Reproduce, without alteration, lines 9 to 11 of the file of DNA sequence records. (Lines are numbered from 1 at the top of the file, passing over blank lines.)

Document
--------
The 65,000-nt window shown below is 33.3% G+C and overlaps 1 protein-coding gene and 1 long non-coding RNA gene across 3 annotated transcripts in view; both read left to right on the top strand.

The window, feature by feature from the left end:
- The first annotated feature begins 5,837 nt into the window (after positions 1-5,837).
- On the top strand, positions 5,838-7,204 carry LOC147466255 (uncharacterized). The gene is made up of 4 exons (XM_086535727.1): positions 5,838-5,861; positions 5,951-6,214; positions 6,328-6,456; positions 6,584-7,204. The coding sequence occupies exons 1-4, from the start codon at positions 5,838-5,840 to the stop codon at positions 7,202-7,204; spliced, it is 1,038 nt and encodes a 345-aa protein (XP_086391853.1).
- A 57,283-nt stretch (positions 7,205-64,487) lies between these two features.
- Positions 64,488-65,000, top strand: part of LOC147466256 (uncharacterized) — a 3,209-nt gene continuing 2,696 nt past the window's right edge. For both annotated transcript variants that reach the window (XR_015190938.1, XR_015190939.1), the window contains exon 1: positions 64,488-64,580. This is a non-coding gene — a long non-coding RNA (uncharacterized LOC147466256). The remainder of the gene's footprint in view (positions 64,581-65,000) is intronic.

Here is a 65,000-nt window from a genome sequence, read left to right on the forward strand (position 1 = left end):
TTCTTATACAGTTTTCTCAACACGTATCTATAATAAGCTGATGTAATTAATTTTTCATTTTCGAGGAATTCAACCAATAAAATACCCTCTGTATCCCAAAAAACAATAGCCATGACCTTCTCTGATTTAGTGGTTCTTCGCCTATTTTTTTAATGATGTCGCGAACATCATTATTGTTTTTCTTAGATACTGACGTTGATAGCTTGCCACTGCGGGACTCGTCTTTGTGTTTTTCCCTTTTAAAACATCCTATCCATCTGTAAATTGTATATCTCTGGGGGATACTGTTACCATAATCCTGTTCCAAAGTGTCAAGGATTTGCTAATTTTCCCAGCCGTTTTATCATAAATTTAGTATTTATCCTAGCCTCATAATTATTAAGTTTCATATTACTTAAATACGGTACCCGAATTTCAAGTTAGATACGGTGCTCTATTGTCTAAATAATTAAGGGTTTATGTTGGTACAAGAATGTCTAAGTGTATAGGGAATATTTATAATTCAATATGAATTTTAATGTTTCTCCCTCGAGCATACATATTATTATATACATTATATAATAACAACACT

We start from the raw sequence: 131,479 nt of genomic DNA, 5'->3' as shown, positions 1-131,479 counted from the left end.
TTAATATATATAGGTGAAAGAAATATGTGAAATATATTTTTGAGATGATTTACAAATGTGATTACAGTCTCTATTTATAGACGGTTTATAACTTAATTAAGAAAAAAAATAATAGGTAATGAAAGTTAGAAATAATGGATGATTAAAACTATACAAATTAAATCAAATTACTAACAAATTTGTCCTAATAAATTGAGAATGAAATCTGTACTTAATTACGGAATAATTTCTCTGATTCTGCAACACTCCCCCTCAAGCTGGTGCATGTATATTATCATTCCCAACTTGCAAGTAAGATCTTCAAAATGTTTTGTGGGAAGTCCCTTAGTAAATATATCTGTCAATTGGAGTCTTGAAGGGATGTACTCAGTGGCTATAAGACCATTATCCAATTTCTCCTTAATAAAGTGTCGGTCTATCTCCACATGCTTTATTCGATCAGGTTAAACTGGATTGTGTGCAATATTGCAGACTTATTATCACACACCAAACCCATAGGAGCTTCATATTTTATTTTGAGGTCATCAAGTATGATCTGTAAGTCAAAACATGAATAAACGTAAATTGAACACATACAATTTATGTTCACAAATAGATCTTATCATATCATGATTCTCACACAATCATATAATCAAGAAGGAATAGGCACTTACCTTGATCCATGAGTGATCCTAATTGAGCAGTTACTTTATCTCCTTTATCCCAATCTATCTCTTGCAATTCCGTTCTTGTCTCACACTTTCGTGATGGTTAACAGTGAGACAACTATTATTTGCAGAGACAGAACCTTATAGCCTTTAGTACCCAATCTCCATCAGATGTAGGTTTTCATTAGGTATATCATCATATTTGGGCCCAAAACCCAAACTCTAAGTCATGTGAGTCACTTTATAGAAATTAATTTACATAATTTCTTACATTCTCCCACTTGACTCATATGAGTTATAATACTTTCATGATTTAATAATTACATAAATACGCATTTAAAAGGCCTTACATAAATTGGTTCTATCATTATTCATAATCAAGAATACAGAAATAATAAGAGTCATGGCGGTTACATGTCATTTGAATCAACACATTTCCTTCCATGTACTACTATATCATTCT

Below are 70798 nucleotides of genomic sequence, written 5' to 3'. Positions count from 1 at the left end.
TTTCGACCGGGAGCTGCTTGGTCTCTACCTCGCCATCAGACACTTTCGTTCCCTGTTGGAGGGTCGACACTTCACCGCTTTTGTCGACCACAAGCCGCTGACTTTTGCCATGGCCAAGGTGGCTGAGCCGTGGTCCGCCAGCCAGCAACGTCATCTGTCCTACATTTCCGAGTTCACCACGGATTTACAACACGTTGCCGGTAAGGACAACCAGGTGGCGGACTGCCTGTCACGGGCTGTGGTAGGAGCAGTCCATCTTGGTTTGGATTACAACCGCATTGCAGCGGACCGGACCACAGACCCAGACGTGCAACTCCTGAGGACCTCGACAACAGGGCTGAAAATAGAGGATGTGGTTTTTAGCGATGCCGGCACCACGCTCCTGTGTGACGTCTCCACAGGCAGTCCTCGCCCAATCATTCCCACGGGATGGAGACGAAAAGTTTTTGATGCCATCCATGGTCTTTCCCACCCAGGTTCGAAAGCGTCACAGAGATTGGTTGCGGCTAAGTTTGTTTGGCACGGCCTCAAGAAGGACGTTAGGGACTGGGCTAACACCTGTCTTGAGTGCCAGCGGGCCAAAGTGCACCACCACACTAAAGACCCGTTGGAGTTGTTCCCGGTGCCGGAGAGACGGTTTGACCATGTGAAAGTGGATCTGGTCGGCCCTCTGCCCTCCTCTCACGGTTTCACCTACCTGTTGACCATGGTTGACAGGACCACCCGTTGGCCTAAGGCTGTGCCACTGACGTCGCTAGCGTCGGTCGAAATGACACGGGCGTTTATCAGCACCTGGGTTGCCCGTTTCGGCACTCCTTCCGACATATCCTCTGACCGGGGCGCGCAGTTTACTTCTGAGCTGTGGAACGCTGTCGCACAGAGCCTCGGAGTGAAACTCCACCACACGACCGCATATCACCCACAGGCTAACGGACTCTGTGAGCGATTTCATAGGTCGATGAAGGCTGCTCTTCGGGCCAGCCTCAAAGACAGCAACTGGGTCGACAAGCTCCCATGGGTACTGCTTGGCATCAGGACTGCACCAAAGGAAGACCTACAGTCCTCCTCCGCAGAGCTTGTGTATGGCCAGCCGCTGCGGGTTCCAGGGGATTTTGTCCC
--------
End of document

We start from the raw sequence: 131,479 nt of genomic DNA, 5'->3' as shown, positions 1-131,479 counted from the left end.
TTAATATATATAGGTGAAAGAAATATGTGAAATATATTTTTGAGATGATTTACAAATGTGATTACAGTCTCTATTTATAGACGGTTTATAACTTAATTAAGAAAAAAAATAATAGGTAATGAAAGTTAGAAATAATGGATGATTAAAACTATACAAATTAAATCAAATTACTAACAAATTTGTCCTAATAAATTGAGAATGAAATCTGTACTTAATTACGGAATAATTTCTCTGATTCTGCAACACTCCCCCTCAAGCTGGTGCATGTATATTATCATTCCCAACTTGCAAGTAAGATCTTCAAAATGTTTTGTGGGAAGTCCCTTAGTAAATATATCTGTCAATTGGAGTCTTGAAGGGATGTACTCAGTGGCTATAAGACCATTATCCAATTTCTCCTTAATAAAGTGTCGGTCTATCTCCACATGCTTTATTCGATCAGGTTAAACTGGATTGTGTGCAATATTGCAGACTTATTATCACACACCAAACCCATAGGAGCTTCATATTTTATTTTGAGGTCATCAAGTATGATCTGTAAGTCAAAACATGAATAAACGTAAATTGAACACATACAATTTATGTTCACAAATAGATCTTATCATATCATGATTCTCACACAATCATATAATCAAGAAGGAATAGGCACTTACCTTGATCCATGAGTGATCCTAATTGAGCAGTTACTTTATCTCCTTTATCCCAATCTATCTCTTGCAATTCCGTTCTTGTCTCACACTTTCGTGATGGTTAACAGTGAGACAACTATTATTTGCAGAGACAGAACCTTATAGCCTTTAGTACCCAATCTCCATCAGATGTAGGTTTTCATTAGGTATATCATCATATTTGGGCCCAAAACCCAAACTCTAAGTCATGTGAGTCACTTTATAGAAATTAATTTACATAATTTCTTACATTCTCCCACTTGACTCATATGAGTTATAATACTTTCATGATTTAATAATTACATAAATACGCATTTAAAAGGCCTTACATAAATTGGTTCTATCATTATTCATAATCAAGAATACAGAAATAATAAGAGTCATGGCGGTTACATGTCATTTGAATCAACACATTTCCTTCCATGTACTACTATATCATTCT

Below are 70798 nucleotides of genomic sequence, written 5' to 3'. Positions count from 1 at the left end.